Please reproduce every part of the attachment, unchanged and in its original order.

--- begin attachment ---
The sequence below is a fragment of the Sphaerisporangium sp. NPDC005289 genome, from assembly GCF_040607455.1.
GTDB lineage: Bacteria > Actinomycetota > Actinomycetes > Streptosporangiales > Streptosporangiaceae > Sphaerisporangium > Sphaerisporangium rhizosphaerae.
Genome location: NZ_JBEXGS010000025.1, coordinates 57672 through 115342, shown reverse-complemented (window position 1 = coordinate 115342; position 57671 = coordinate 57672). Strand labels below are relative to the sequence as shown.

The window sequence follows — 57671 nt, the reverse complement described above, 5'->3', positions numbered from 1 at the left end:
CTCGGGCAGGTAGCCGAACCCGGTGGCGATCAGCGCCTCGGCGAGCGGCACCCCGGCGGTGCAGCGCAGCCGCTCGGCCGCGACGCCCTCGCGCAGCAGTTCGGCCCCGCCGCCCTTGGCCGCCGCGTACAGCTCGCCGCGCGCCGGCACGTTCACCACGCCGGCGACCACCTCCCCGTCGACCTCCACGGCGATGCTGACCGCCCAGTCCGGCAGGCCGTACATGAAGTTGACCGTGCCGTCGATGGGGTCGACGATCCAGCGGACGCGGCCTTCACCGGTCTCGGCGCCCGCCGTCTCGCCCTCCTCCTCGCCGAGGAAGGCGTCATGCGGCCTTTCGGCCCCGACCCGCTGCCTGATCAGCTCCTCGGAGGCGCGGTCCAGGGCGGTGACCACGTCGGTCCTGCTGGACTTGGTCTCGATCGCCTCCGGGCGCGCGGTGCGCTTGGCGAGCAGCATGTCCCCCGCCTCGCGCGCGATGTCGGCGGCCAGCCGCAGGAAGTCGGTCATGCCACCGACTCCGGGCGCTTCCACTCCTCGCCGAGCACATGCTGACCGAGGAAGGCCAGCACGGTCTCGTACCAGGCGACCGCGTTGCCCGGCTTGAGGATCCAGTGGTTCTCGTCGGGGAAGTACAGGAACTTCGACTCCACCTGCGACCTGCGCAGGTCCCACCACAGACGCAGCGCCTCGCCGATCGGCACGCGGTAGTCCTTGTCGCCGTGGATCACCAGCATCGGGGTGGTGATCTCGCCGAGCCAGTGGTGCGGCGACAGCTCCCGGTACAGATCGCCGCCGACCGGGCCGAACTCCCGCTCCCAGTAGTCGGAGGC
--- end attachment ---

The sequence below is a fragment of the Sphaerisporangium sp. NPDC005289 genome, from assembly GCF_040607455.1.
GTDB lineage: Bacteria > Actinomycetota > Actinomycetes > Streptosporangiales > Streptosporangiaceae > Sphaerisporangium > Sphaerisporangium rhizosphaerae.
Genome location: NZ_JBEXGS010000025.1, coordinates 57672 through 115342, shown reverse-complemented (window position 1 = coordinate 115342; position 57671 = coordinate 57672). Strand labels below are relative to the sequence as shown.

The window sequence follows — 57671 nt, the reverse complement described above, 5'->3', positions numbered from 1 at the left end:
CTCGGGCAGGTAGCCGAACCCGGTGGCGATCAGCGCCTCGGCGAGCGGCACCCCGGCGGTGCAGCGCAGCCGCTCGGCCGCGACGCCCTCGCGCAGCAGTTCGGCCCCGCCGCCCTTGGCCGCCGCGTACAGCTCGCCGCGCGCCGGCACGTTCACCACGCCGGCGACCACCTCCCCGTCGACCTCCACGGCGATGCTGACCGCCCAGTCCGGCAGGCCGTACATGAAGTTGACCGTGCCGTCGATGGGGTCGACGATCCAGCGGACGCGGCCTTCACCGGTCTCGGCGCCCGCCGTCTCGCCCTCCTCCTCGCCGAGGAAGGCGTCATGCGGCCTTTCGGCCCCGACCCGCTGCCTGATCAGCTCCTCGGAGGCGCGGTCCAGGGCGGTGACCACGTCGGTCCTGCTGGACTTGGTCTCGATCGCCTCCGGGCGCGCGGTGCGCTTGGCGAGCAGCATGTCCCCCGCCTCGCGCGCGATGTCGGCGGCCAGCCGCAGGAAGTCGGTCATGCCACCGACTCCGGGCGCTTCCACTCCTCGCCGAGCACATGCTGACCGAGGAAGGCCAGCACGGTCTCGTACCAGGCGACCGCGTTGCCCGGCTTGAGGATCCAGTGGTTCTCGTCGGGGAAGTACAGGAACTTCGACTCCACCTGCGACCTGCGCAGGTCCCACCACAGACGCAGCGCCTCGCCGATCGGCACGCGGTAGTCCTTGTCGCCGTGGATCACCAGCATCGGGGTGGTGATCTCGCCGAGCCAGTGGTGCGGCGACAGCTCCCGGTACAGATCGCCGCCGACCGGGCCGAACTCCCGCTCCCAGTAGTCGGAGGC